Other Practical DebatesFinally, it should be noted that there are numerous additional issues that differ between groups and experts doing microcredit. Lacking the time and space to explain them, we will simply list other issues below for the reader to pursue according to his/her interests:
- Does increasing microenterprise funding cannibalize other programs? Some worry that overemphasis on microcredit may be dangerous because it can lead to cutbacks in other forms of poverty alleviation.
- Time required to rise from poverty? Critics are concerned that microcredit takes too long to lift the poor from poverty. For example, one Grameen study reports that borrowers tend to receive loans an average of eight years before they finally move out of poverty.
- Is microcredit exploiting women? Women bear the brunt of microcredit loans, thus becoming burdened with financial debt. Too often, the woman may not even control the use of such money since the husband or other male family members may take her loan money for their own purposes.
- Marketability of microenterprise products? An ongoing debate is over whether or not products made by the poor are only sellable in weaker local markets, or if they can be distributed beyond the village to international consumers?
- Savings or microcredit only? Some NGOs offer loans only, while others first require clients to start personal savings accounts as a way to learn money management and to build their own nest egg first. Then later, when loans are offered, the poor understand something about interest rates, principal, etc.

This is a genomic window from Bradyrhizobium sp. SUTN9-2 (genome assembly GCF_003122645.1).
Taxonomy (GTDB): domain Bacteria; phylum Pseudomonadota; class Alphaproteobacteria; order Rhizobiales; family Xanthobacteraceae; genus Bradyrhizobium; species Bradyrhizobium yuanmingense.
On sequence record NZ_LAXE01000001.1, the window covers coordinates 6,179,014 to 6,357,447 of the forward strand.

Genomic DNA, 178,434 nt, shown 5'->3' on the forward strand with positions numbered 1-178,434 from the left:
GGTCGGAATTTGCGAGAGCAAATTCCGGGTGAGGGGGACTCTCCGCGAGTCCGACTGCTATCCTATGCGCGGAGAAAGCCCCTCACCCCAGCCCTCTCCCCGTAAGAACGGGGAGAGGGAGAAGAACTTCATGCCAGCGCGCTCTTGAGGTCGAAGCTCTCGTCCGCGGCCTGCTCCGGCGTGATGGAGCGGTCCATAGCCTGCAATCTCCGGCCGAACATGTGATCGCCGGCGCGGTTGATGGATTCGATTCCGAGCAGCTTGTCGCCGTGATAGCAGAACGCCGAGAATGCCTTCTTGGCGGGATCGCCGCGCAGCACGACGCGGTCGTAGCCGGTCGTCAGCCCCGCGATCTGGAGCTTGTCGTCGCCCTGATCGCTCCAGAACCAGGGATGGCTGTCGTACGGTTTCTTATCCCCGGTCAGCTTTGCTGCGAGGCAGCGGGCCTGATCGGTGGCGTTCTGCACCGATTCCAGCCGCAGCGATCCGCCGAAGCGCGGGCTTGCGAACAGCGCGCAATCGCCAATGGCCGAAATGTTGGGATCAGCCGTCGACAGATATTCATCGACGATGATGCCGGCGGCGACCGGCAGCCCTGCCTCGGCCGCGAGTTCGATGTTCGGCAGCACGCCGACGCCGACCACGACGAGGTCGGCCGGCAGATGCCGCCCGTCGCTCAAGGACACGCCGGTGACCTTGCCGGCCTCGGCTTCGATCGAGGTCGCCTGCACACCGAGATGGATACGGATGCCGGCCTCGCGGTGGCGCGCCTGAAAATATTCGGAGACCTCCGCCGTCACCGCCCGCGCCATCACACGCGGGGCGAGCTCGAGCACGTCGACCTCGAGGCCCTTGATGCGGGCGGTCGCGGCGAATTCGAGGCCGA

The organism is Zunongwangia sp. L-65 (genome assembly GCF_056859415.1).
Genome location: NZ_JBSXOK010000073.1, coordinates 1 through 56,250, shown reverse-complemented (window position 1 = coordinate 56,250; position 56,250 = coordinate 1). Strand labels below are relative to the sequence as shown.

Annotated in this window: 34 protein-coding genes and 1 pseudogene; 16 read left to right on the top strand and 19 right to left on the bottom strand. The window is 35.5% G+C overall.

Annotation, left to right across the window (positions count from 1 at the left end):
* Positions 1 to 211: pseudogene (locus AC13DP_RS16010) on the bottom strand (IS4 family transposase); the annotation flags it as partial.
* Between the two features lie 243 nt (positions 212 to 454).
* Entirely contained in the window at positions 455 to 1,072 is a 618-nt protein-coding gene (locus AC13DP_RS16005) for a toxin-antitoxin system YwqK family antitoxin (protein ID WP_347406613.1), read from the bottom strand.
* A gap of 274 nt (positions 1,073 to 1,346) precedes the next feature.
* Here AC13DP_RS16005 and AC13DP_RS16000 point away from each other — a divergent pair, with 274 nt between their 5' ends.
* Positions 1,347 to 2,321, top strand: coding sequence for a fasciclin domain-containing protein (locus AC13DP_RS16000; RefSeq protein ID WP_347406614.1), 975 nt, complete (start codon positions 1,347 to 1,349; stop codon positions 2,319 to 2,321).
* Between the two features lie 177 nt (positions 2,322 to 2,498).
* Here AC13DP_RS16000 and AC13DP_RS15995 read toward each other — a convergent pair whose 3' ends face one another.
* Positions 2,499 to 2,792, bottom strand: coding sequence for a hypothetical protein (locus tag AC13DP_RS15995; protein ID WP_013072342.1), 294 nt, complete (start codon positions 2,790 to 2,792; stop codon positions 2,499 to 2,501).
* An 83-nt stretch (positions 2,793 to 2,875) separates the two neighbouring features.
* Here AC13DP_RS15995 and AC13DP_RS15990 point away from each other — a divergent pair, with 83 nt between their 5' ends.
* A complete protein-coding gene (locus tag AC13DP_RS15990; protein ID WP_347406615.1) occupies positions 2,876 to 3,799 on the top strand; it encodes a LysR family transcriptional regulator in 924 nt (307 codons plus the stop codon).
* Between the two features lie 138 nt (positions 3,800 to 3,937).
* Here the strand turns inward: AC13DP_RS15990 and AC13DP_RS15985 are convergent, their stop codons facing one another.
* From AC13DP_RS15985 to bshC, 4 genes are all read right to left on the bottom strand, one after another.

Other Basic CriticismsFinally, there are a number of researchers and policy-makers who argue heavily against the phenomenon of microcredit. Their criticisms are summed up below:
- Microcredit Hurts the Poor
One of the most recent hard-hitting attacks on microcredit arose on the front page of the Wall Street Journal on November 27, 2001. Reporters claimed the movement, and Grameen Bank in particular, doesn't play by traditional accounting rules and procedures that other financial institutions use. In fact, several other large-scale MFIs, as well as Grameen, exist to empower the poor, not make high profits as mainstream banks seek. But to reporters with no training in pro-poor accounting systems of innovative microcredit programs, the system appeared ineffective and cumbersome.
In essence, they call microcredit a "great idea," damning it with faint praise and then trying to dismantle it. So the WSJ staffers completely missed, or intentionally ignored, the $3.2 billion that impoverished rural Bangladeshi females have repaid to Grameen over 20 years. Instead, they emphasized the few millions of dollars in loans outstanding when they wrote their article. Of course, since 2001, almost all that money has been repaid, and Grameen consistently has over 85 percent of its 2.5 million borrowers paying their loans in full, on time, week after week, month after month, year after year. And that occurs among clients who are mostly illiterate, impoverished, spread throughout distant rural areas without modern infrastructure, telephones, and electricity. They also suffer the ravages of natural disasters, mostly seasonal flooding, as well as civil strife and other instabilities-all factors quite different from big U.S. banks.